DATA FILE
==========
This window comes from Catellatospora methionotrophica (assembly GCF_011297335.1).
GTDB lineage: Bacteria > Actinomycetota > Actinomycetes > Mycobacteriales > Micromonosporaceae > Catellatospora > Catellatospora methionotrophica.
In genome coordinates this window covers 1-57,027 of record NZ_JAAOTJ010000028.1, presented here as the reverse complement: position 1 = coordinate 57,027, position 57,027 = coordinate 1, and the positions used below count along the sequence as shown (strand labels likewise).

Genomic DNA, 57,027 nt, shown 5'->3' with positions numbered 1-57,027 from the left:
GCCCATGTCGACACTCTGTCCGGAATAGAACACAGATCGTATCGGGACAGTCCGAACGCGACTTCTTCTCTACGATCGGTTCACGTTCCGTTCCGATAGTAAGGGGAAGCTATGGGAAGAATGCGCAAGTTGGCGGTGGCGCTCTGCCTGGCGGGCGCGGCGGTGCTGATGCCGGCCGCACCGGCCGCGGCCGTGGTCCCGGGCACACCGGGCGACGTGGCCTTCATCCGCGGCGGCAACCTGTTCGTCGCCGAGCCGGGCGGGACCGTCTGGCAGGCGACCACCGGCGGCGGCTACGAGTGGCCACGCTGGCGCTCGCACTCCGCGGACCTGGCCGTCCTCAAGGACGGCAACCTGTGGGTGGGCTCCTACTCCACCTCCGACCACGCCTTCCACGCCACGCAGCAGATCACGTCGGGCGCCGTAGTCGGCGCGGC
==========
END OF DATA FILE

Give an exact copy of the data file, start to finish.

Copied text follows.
This window comes from Catellatospora methionotrophica (assembly GCF_011297335.1).
GTDB lineage: Bacteria > Actinomycetota > Actinomycetes > Mycobacteriales > Micromonosporaceae > Catellatospora > Catellatospora methionotrophica.
In genome coordinates this window covers 1-57,027 of record NZ_JAAOTJ010000028.1, presented here as the reverse complement: position 1 = coordinate 57,027, position 57,027 = coordinate 1, and the positions used below count along the sequence as shown (strand labels likewise).

Genomic DNA, 57,027 nt, shown 5'->3' with positions numbered 1-57,027 from the left:
GCCCATGTCGACACTCTGTCCGGAATAGAACACAGATCGTATCGGGACAGTCCGAACGCGACTTCTTCTCTACGATCGGTTCACGTTCCGTTCCGATAGTAAGGGGAAGCTATGGGAAGAATGCGCAAGTTGGCGGTGGCGCTCTGCCTGGCGGGCGCGGCGGTGCTGATGCCGGCCGCACCGGCCGCGGCCGTGGTCCCGGGCACACCGGGCGACGTGGCCTTCATCCGCGGCGGCAACCTGTTCGTCGCCGAGCCGGGCGGGACCGTCTGGCAGGCGACCACCGGCGGCGGCTACGAGTGGCCACGCTGGCGCTCGCACTCCGCGGACCTGGCCGTCCTCAAGGACGGCAACCTGTGGGTGGGCTCCTACTCCACCTCCGACCACGCCTTCCACGCCACGCAGCAGATCACGTCGGGCGCCGTAGTCGGCGCGGC